Okay, so I'm mildly depressed and I read a story about the sorts of things we do to each other that will make the strongest man bawl.
I bawled. For hours. I prayed, for hours. I begged God to make us stop doing that. To not let us do it again.
I know, a naive prayer.
If you never heard of Unit 731--and I had prior to this, which hurts me even more as I'm a Japanophile--you should read it. If you never heard of the Rape of Nanking, you should inform yourself. But have a strong stomach.
Just like we should know about the Cambodian killing fields, the Holocaust, the Rwandan civil war, our own history with the natives, with Africans, with (add your own category of huge oppression). We should know it, because we have to want to NOT repeat it. And it starts with each of us. Whether it's the German Nazis, Japanese Imperialists, slave traders, Stalinists, Mao's cultural revolution, North Korea's dictators--humans are prone to become twisted in some shocking ways. You and I.
That Japanese soldier at Nanking could be...my brother, your son, your or my husband. We're made of the same thing. It's awful to contemplate that WE are capable of THAT. Me.
And it's a corrective to perspective.
When we get all worked up over what we ate or didn't exercise or the scale is up one or five pounds, it tends to look amazingly stupid in the face of REAL problems.
Allan used to do this time and again during his diet posting. Link to a mother with a sick child or a woman with a dire illness. Perspective.
Hard as it may be for some of us, dieting and exercise, it's paltry thing, a minor inconvenience, in the face of what goes on every day in the world.
Put it in perspective. Let's not whine too much about it. We do it, or we don't do it. and in the end, we can lose the proper viewpoint. Let's be healthful and live good live, because some folks can't. Let's eat properly, because some can't. Let's honor our bodies, because very easily, with a twist of fate, we could be having our bodies' honor ripped from us by men turned to beasts.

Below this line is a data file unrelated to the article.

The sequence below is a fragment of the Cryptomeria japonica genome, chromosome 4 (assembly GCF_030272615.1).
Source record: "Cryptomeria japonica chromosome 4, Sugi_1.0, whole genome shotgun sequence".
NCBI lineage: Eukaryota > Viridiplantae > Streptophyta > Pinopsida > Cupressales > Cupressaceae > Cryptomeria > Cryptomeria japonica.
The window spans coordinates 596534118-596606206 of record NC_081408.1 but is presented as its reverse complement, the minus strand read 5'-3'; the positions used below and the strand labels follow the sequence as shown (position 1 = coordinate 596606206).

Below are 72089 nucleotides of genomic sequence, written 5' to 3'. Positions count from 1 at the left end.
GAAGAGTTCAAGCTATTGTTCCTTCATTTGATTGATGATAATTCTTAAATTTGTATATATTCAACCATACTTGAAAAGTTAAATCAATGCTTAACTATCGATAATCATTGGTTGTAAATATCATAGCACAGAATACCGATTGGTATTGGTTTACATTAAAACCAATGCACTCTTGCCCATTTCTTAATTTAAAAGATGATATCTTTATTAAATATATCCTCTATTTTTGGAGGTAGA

You think the folks at the World Trade Center, facing a decision to jump or die in flames, worried about being overweight? No. They wanted to be with the people they loved, living normal lives. They'd want peace.
This is a downer of a post. But read the story. Remember. Say a prayer for peace. And put the diet and exercise and scale and food thing into perspective. We are able to overcome--food and sloth and self-hate and self-destruction--and we are able to overcome the base part o fus that makes things like what are depicted in that story-based-on-truth possible. We have the ability to be BETTER. To not look down on each other, hate each other, laugh and ridicule each other, dehumanize each other. Not for being fat, or for being different in all sorts of ways.
Every blog that spews hate on dieters or anyone adds to the beast that results in killing fields. It starts small and grows big. Small words of disdain become large propaganda schemes that end up piling people into camps.
Dehumanization does this. When you stop seeing your neighbor as yourself..as the same as you. As worthy as you of respect and sympathy.
Let's not dehumanize, even in this small, minor thing that is dieting, so small in the grand scheme. Even in this, let's show mercy and love.
I read about The Transfiguration last night in two Bibles and in my devotion. That's what I want. To shine. To be the better me. We have glory inside us and glory ahead of us, if we choose it. I gotta go find my joy again, and I thank the story for slapping me with truth and perspective. I must grasp and be grateful for my life; I owe it to the ones who had theirs stolen.
Now, go be kind to someone, including yourself. Spread the good. There's never enough good.